Amazon unveils Kindle Fire HD, Kindle Paperwhite e-reader

Amazon today lifted the veil on the newest additions to its lineup of tablet devices and e-readers. Clearly, in an attempt to convince consumers ahead of the holiday shopping season that its hardware can be both cheap and sexy.

apps

Amazon’s app store sees massive growth (but it’s no Google Play)

Amazon’s app store for Android has grown massively in popularity since the Kindle Fire was released in November 2011, doubling the number of developers who publish to the store and tripling the number of apps. Plus, Amazon says, hundreds of millions of apps have now been downloaded from the store.
Of course, that’s barely a blip on the Google’s radar, since the official Android market, Google Play, has seen more than 20 billion downloads on 600,000 apps.

Google’s Nexus 7: Finally, an Android tablet worth owning (review)

The Nexus 7 isn’t a revolutionary tablet, but it’s certainly an evolutionary one: a device that builds on the mistakes and successes of Android tablets thus far. It’s the first to crawl out of the ocean of terrible Android slates, and on the way it’s crushed the slower and weaker Kindle Fire (which was oh-so-close). Call it natural tablet selection.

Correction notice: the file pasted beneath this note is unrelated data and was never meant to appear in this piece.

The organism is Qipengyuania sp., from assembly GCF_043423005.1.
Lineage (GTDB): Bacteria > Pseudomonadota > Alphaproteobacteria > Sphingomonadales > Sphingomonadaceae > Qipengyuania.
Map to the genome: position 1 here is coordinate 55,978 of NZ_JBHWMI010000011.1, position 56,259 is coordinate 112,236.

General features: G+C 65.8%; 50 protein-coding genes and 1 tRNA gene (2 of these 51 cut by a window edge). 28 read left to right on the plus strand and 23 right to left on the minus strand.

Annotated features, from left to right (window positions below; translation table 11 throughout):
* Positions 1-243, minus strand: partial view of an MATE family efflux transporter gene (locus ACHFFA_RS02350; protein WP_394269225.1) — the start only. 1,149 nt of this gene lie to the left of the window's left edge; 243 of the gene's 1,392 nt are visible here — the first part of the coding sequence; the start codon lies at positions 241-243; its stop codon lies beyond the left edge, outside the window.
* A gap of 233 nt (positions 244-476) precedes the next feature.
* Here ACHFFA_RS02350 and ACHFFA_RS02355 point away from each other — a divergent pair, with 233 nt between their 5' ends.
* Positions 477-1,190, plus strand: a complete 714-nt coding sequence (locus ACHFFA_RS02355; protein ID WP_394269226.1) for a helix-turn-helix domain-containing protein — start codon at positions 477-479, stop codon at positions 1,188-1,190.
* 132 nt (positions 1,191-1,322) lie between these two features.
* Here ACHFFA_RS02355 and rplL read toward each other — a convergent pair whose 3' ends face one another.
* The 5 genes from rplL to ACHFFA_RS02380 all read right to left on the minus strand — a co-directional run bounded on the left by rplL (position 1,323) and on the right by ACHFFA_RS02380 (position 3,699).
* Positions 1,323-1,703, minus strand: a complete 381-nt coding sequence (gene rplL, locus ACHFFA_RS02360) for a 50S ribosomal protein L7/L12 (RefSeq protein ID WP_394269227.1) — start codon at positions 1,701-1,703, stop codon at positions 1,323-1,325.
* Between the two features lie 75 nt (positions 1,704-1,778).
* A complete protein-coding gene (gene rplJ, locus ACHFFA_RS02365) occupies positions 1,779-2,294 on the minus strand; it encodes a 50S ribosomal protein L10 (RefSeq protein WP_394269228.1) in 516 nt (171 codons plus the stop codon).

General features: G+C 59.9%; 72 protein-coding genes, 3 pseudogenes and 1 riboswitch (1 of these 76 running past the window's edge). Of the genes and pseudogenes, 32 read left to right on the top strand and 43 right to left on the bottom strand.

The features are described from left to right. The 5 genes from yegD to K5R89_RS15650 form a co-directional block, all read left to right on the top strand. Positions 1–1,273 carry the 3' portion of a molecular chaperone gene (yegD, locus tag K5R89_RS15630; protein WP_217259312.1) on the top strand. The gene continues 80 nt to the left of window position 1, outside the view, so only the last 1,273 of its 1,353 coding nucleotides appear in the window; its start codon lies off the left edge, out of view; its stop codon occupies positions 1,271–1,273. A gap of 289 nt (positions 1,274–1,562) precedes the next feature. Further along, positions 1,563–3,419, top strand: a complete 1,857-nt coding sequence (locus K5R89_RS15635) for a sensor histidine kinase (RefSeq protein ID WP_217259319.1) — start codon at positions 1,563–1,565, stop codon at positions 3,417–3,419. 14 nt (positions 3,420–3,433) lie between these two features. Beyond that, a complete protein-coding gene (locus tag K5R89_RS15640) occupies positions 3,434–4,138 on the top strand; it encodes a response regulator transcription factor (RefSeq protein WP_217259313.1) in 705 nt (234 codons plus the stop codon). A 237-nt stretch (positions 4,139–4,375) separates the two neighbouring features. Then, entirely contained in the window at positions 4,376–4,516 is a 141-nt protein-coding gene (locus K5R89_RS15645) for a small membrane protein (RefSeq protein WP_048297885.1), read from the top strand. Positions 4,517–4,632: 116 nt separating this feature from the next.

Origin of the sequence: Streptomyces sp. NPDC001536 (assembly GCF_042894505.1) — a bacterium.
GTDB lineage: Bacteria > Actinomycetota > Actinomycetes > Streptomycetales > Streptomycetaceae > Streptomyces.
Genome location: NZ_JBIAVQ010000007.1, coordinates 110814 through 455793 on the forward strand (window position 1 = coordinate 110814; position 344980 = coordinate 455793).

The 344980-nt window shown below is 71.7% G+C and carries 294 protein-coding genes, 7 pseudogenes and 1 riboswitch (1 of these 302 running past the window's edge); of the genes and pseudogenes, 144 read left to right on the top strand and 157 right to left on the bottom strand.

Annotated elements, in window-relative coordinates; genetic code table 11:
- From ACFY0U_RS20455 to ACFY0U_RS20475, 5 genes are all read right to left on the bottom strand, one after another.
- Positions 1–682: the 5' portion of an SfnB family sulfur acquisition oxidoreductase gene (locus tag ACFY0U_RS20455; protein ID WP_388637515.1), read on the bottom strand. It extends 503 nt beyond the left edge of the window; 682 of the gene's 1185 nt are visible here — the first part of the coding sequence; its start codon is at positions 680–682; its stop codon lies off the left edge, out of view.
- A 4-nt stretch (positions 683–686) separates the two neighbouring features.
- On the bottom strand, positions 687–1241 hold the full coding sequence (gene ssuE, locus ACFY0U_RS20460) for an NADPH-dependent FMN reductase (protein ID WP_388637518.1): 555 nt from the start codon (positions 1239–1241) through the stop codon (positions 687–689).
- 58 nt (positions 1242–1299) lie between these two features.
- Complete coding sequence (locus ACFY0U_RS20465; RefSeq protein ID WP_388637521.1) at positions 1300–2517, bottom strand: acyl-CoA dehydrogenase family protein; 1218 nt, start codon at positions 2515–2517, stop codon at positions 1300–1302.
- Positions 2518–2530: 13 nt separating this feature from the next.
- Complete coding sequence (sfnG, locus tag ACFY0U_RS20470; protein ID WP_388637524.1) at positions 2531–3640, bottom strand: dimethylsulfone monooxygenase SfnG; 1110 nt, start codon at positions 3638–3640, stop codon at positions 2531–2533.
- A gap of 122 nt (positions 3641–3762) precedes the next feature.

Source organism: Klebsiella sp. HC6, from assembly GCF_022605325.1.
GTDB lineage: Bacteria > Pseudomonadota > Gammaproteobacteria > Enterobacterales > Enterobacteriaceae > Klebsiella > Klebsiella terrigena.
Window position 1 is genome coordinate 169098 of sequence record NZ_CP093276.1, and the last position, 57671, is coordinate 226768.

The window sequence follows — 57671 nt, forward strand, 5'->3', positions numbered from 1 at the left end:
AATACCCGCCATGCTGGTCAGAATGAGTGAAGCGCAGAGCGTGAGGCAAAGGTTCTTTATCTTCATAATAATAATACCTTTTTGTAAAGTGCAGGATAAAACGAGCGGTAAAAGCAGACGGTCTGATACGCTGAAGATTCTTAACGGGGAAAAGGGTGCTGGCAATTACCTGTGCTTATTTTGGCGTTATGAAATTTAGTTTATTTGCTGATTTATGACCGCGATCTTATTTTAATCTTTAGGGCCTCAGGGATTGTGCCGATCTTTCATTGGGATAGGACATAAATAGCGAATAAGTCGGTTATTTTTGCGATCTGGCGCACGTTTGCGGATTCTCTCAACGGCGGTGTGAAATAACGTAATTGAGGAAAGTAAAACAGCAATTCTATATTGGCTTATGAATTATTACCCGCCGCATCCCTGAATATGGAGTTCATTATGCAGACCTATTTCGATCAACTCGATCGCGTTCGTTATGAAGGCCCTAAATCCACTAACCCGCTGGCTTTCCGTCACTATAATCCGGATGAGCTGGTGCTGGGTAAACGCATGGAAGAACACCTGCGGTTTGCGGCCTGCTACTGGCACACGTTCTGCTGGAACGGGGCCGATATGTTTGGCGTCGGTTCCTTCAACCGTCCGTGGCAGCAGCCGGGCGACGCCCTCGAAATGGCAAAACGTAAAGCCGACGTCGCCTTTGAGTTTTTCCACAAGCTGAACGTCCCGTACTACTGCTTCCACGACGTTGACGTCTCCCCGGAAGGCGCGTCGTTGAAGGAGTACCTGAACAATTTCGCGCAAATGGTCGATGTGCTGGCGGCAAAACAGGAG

GamesBeat Weekly Roundup

If you follow VentureBeat but don’t regularly check our GamesBeat site, here’s a list of the best games stories we ran over the last seven days that you may have missed.

How Amazon can be a friend to small businesses

I’ve been testing out the Kindle Fire tablet for the last several weeks. At $199, it’s a tremendous value. It’s no iPad — I just upgraded to the new iPad as well — but it provides a solid base-level tablet and reader. I can think of a lot of uses for it: an e-book reader, a video consumption device, and a dedicated Sonos controller. But the most exciting use I can see for it would be for Amazon to turn into a device that helps small, local retailers.